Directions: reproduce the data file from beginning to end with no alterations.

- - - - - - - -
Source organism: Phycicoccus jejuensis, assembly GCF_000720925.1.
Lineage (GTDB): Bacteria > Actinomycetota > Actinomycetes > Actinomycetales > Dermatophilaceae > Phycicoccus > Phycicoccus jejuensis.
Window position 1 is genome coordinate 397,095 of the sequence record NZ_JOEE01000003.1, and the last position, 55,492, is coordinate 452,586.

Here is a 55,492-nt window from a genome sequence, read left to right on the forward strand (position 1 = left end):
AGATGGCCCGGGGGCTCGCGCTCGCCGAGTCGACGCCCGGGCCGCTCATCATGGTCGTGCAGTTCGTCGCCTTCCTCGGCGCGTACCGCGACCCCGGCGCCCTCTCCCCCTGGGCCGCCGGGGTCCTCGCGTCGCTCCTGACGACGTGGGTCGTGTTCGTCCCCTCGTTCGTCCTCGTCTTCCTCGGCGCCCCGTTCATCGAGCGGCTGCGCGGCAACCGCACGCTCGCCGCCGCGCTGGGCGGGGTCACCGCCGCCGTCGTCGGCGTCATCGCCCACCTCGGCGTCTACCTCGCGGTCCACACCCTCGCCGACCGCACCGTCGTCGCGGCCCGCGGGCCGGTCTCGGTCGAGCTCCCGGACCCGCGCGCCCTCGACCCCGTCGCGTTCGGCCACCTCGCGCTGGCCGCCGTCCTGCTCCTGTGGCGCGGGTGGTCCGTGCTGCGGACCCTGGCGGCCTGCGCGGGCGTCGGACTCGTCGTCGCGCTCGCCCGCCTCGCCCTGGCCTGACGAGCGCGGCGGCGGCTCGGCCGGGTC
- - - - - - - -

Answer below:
Source organism: Phycicoccus jejuensis, assembly GCF_000720925.1.
Lineage (GTDB): Bacteria > Actinomycetota > Actinomycetes > Actinomycetales > Dermatophilaceae > Phycicoccus > Phycicoccus jejuensis.
Window position 1 is genome coordinate 397,095 of the sequence record NZ_JOEE01000003.1, and the last position, 55,492, is coordinate 452,586.

Here is a 55,492-nt window from a genome sequence, read left to right on the forward strand (position 1 = left end):
AGATGGCCCGGGGGCTCGCGCTCGCCGAGTCGACGCCCGGGCCGCTCATCATGGTCGTGCAGTTCGTCGCCTTCCTCGGCGCGTACCGCGACCCCGGCGCCCTCTCCCCCTGGGCCGCCGGGGTCCTCGCGTCGCTCCTGACGACGTGGGTCGTGTTCGTCCCCTCGTTCGTCCTCGTCTTCCTCGGCGCCCCGTTCATCGAGCGGCTGCGCGGCAACCGCACGCTCGCCGCCGCGCTGGGCGGGGTCACCGCCGCCGTCGTCGGCGTCATCGCCCACCTCGGCGTCTACCTCGCGGTCCACACCCTCGCCGACCGCACCGTCGTCGCGGCCCGCGGGCCGGTCTCGGTCGAGCTCCCGGACCCGCGCGCCCTCGACCCCGTCGCGTTCGGCCACCTCGCGCTGGCCGCCGTCCTGCTCCTGTGGCGCGGGTGGTCCGTGCTGCGGACCCTGGCGGCCTGCGCGGGCGTCGGACTCGTCGTCGCGCTCGCCCGCCTCGCCCTGGCCTGACGAGCGCGGCGGCGGCTCGGCCGGGTC